The writer and videographer of this post wanted to recreate the discomfort for viewers which Egyptian women face in Muslim countries:
What It's Like To Walk Alone If You're A Woman In Cairo
|Two Women in Egypt (Source: Yareite)|
Yet very rarely do militant feminists in the West say anything to defend Arab women.
Now, homosexual activists are teaming up with Islamic advocates, too, even while ignoring the fact that individuals practicing that form of conduct face stiff penalties (including death) in Islamic countries.
When I was looking this Huffington Post column highlighting the plight of women in Egypt, however, I found much ado about nothing.
The readers watch a video of her walk for five minutes along a Cairo bridge. The American who filmed this piece writes:
Today we will be filming what it's like to walk down the busiest bridge in Cairo as a girl," says American-born filmmaker Colette Ghunim, introducing the short clip, above. From that point on there are no more words spoken -- just the leering gazes from almost every man Ghunim walks by.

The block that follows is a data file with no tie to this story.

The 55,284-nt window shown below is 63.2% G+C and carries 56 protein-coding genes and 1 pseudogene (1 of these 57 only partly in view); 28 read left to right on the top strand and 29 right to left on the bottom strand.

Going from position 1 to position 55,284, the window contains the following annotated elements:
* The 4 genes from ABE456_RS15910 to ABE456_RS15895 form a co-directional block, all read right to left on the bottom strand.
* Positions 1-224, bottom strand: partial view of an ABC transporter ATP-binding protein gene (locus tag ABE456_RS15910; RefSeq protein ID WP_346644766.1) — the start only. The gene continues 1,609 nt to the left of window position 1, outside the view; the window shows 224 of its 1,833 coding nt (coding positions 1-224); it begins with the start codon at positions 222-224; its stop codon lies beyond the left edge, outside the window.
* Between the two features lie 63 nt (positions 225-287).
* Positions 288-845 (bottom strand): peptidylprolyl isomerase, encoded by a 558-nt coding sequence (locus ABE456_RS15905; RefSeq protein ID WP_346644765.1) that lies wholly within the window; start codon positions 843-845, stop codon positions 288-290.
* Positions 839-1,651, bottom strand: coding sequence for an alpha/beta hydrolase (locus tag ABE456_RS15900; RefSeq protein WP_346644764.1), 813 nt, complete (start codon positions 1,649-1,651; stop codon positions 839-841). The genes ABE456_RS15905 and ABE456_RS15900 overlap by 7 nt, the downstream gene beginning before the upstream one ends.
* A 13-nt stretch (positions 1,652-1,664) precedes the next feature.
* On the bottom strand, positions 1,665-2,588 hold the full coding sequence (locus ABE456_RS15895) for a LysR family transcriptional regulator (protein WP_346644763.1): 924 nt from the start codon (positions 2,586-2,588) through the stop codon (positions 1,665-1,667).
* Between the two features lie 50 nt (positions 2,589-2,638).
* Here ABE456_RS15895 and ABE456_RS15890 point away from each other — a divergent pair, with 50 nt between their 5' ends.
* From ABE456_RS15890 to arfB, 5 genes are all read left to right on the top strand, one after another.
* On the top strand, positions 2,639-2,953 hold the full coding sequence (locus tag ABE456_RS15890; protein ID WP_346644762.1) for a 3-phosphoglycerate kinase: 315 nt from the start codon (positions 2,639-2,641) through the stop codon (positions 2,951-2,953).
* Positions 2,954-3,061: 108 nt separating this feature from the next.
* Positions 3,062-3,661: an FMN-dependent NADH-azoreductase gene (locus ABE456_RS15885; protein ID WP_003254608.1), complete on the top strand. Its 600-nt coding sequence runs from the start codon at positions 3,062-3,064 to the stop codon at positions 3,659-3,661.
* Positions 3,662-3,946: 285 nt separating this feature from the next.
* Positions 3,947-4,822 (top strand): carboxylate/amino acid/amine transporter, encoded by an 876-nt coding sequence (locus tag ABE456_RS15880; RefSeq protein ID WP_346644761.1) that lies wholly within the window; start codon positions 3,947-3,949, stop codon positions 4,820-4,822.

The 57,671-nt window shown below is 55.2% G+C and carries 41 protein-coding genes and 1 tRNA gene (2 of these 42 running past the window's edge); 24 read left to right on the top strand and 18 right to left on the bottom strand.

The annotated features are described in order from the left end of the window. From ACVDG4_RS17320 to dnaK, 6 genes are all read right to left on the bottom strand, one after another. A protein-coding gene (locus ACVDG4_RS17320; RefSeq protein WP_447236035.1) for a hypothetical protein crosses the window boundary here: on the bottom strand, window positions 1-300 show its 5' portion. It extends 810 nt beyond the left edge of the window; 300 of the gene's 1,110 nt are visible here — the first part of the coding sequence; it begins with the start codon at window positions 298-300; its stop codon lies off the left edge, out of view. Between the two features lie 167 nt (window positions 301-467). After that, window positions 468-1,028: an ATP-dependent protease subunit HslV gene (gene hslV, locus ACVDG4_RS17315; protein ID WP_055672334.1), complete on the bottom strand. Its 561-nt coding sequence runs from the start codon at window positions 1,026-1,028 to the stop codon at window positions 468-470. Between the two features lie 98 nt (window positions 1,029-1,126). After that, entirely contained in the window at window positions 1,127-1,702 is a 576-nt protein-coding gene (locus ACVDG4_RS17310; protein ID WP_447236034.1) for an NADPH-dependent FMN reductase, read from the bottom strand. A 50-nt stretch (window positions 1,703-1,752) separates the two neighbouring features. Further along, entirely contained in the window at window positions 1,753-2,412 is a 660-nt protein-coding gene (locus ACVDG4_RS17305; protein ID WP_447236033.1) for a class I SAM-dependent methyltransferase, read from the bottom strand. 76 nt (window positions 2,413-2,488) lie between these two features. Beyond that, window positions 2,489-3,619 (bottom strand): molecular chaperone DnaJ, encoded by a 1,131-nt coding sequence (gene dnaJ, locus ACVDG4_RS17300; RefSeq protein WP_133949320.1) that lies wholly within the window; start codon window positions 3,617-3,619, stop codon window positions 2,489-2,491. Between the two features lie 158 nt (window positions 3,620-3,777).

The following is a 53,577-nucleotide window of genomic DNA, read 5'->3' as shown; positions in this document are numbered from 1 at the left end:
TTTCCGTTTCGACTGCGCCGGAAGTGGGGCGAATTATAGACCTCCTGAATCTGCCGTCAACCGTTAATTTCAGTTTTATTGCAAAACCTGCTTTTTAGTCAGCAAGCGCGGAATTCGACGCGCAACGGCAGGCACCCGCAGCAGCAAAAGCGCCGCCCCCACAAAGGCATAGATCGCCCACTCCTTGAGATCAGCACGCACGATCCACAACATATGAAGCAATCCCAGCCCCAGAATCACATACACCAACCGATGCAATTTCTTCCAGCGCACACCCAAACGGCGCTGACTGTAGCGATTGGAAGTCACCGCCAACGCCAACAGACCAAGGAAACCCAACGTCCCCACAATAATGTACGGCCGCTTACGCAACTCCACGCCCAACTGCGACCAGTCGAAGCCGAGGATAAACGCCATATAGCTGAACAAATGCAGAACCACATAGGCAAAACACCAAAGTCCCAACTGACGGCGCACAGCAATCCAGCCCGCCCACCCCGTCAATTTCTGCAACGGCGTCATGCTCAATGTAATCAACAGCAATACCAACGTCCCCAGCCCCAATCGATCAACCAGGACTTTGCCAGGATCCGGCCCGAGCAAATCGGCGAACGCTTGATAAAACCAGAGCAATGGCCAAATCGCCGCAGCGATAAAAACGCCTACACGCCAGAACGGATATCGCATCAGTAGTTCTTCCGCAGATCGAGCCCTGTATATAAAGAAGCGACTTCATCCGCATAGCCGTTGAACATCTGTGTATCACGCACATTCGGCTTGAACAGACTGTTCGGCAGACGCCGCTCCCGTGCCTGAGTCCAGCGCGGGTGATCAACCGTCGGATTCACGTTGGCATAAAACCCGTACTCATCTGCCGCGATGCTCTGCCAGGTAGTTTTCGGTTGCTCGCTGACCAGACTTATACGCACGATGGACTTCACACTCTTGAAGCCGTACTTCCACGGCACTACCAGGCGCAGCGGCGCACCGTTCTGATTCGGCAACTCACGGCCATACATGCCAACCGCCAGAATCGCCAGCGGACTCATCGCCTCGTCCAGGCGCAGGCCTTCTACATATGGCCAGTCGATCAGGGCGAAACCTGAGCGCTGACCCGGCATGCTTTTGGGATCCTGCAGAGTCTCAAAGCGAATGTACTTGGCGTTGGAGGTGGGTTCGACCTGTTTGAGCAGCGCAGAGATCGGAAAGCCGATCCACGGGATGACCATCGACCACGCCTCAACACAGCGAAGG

Yes, there are men who look at her, young and old. There were also women in the footage, too, and they looked at her.
This kind of emotionally charged content is not journalism, hardly scientific, and not meaningful.
I would not call it journalistic malpractice, but irrelevant and unrevealing.
This blurb might explain why a number of men were looking at her:
Colette walked down the Kasr El-Nil bridge, secretly recording with an iPhone. She held it by her mouth with headphones plugged in and pretended to talk on the phone. She pretended to be deep in conversation, looking straight ahead of her. Whenever she felt eyes on her, she turned the phone slightly towards them. The clip was filmed in a single 5 minute walk around sunset, as people often gather on the bridge after the temperature cools down.
She was talking loudly on a phone, or rather pretending to talk on the phone. Such behavior can give the impression of mental illness, in that she was obviously not talking to someone, and the dialogue she was improvising probably sounded disjointed and strange.
Then this passage follows:
She also noted that the purpose of "Creepers on the Bridge" is not to denigrate Egyptian, Arab or Muslim men, but to call attention to a problem facing women around the globe.
This hyperbole commands no respect. What data suggest that women around the globe are harassed by streets of men looking at them? A five minute video does not indicate an epidemic of leering men, not even in the Arab world.
This HuffPo puff piece is one more example of manipulative liberalism masquerading as unbiased journalism, and does a disservice to the cause of helping women who are assaulted and discriminated against in certain countries around the world.